July 07, 2016
3 min read

Demand for new HIV providers will outstrip supply by 2019

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Although the number of HIV care providers appears to be increasing, recently published data suggested it will not be enough to match the growing HIV population and could result in a patient care capacity deficit of approximately 35,000 persons.

In addition, findings from the study suggested that 37% of HIV care providers are satisfied with their salary, one-third are satisfied with their administrative work hours, and more than half are satisfied with their overall work schedule and on-call responsibilities.

“In the United States, an estimated 1.2 million persons are living with [HIV] infection and because new infections outpace deaths of HIV-infected persons, this population is increasing by about 30,000 persons per year,” John Weiser, MD, MPH, medical epidemiologist at the CDC, and colleagues wrote. “Efforts are underway to increase the number of HIV-infected persons who are in care and virally suppressed, but achieving these objectives will require a workforce of HIV care providers with the capacity and qualifications to meet the needs of an expanded HIV in-care population.”

Despite this growing demand, previous reports have described potential issues facing the HIV workforce including racial diversity, provider satisfaction, qualifications and retiring HIV experts being adequately replaced by new providers, Weiser and colleagues wrote. To investigate these issues, they examined survey data from 1,234 U.S. HIV care providers collected through the 2013-2014 Medical Monitoring Project Provider Survey. Survey questions included demographics, qualifications, experience, practice characteristics and professional satisfaction. The researchers compared responses between providers working at Ryan White HIV/AIDS Program (RWHAP)-funded facilities and those at private practices, and they conducted an additional analysis stratifying respondents by three experience-based categories: those who had entered practice within the previous 5 years, those who planned to leave practice within 5 years, and those who were in practice for at least 5 years and had no plans to leave.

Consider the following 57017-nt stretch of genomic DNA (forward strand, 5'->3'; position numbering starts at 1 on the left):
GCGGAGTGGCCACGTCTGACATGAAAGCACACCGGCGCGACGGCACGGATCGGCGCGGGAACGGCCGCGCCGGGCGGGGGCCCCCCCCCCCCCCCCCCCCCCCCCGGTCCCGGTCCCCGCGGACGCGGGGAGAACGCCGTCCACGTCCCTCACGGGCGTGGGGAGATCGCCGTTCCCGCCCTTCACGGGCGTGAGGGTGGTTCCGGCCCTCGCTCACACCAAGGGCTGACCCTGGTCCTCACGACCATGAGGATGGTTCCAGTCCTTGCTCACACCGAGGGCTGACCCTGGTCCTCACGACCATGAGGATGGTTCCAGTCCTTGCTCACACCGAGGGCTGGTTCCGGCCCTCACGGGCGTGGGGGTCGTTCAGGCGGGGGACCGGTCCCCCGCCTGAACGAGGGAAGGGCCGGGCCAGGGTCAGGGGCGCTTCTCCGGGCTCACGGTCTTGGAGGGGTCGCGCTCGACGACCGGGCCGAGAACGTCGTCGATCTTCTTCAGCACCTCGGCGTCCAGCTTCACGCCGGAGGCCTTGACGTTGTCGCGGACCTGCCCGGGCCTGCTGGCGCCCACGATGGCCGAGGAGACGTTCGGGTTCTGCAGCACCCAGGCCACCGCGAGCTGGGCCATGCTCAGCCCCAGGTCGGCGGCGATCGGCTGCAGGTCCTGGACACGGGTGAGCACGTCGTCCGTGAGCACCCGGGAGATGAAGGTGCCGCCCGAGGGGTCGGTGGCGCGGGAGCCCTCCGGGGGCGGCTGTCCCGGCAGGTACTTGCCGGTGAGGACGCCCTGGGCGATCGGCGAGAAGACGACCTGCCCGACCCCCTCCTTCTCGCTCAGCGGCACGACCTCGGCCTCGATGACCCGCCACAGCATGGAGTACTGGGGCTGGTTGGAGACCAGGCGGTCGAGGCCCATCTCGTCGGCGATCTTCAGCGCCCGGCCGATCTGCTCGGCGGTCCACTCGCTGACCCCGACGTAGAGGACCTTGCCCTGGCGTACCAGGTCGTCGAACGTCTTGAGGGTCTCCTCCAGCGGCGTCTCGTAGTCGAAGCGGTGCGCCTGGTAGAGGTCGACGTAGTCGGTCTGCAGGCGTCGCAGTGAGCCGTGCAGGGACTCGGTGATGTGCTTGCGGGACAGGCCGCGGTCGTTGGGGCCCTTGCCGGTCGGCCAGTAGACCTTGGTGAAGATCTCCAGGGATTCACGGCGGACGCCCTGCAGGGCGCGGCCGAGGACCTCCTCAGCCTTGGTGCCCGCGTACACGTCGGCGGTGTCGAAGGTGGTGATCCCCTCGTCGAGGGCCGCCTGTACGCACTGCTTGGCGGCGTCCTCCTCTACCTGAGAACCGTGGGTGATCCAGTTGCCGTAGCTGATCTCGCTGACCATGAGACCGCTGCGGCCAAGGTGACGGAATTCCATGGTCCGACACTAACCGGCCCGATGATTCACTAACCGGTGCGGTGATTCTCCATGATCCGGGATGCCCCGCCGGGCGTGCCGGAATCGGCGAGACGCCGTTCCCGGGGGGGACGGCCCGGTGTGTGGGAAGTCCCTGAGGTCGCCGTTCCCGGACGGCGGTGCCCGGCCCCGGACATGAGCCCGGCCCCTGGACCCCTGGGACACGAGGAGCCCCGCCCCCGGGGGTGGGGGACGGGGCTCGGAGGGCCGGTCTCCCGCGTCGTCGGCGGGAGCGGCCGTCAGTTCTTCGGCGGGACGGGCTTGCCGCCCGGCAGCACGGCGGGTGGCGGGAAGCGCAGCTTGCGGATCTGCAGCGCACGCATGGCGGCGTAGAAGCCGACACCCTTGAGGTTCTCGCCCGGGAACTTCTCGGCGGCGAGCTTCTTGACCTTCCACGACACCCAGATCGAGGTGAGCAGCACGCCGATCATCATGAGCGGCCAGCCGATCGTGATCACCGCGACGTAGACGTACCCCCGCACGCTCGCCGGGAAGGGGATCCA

Respondents were 63% white, 11% black and 11% Hispanic. Fifty-eight percent met the criteria to be considered an HIV specialist, and 83% reported providing primary care. More than half of the respondents reported satisfaction with all areas of practice, with the exception of salary and reimbursement (37% satisfaction) and the time needed to perform documentation or administrative work (33% satisfaction). When compared with private practice, respondents from RWHAP-funded facilities were more often HIV specialists (71.5% vs. 43.2%; P < .0001) and were more likely to report leaving HIV care within the next 5 years (11.1% vs. 3.5%; P = .0004).

Based on their data, the researchers estimated 190 more full-time equivalent providers entered HIV care within the previous 5 years than are expected to leave within 5 years. Should these rates continue Weiser and colleagues predicted that HIV patient care capacity would increase by more than 65,000 persons by 2019; however, this increase would fall short of the additional 100,000 HIV patients expected to require care by the same time period.

“We project that the HIV care provider workforce will increase modestly over 5 years, assuming that the stable number of infectious disease and primary care post-graduate positions in the past decade is maintained,” they wrote. “However, this additional capacity will likely be outpaced by an increase in HIV prevalence of 30,000 annually if current incidence and death rates continue along with improvements in diagnosis and engagement in care. Even if the rate of the annual increase in HIV prevalence is reduced by one-third, this source of demand for care will still exceed the increased capacity to provide care.” – by Dave Muoio

Disclosure: Weiser and colleagues report no relevant financial disclosures.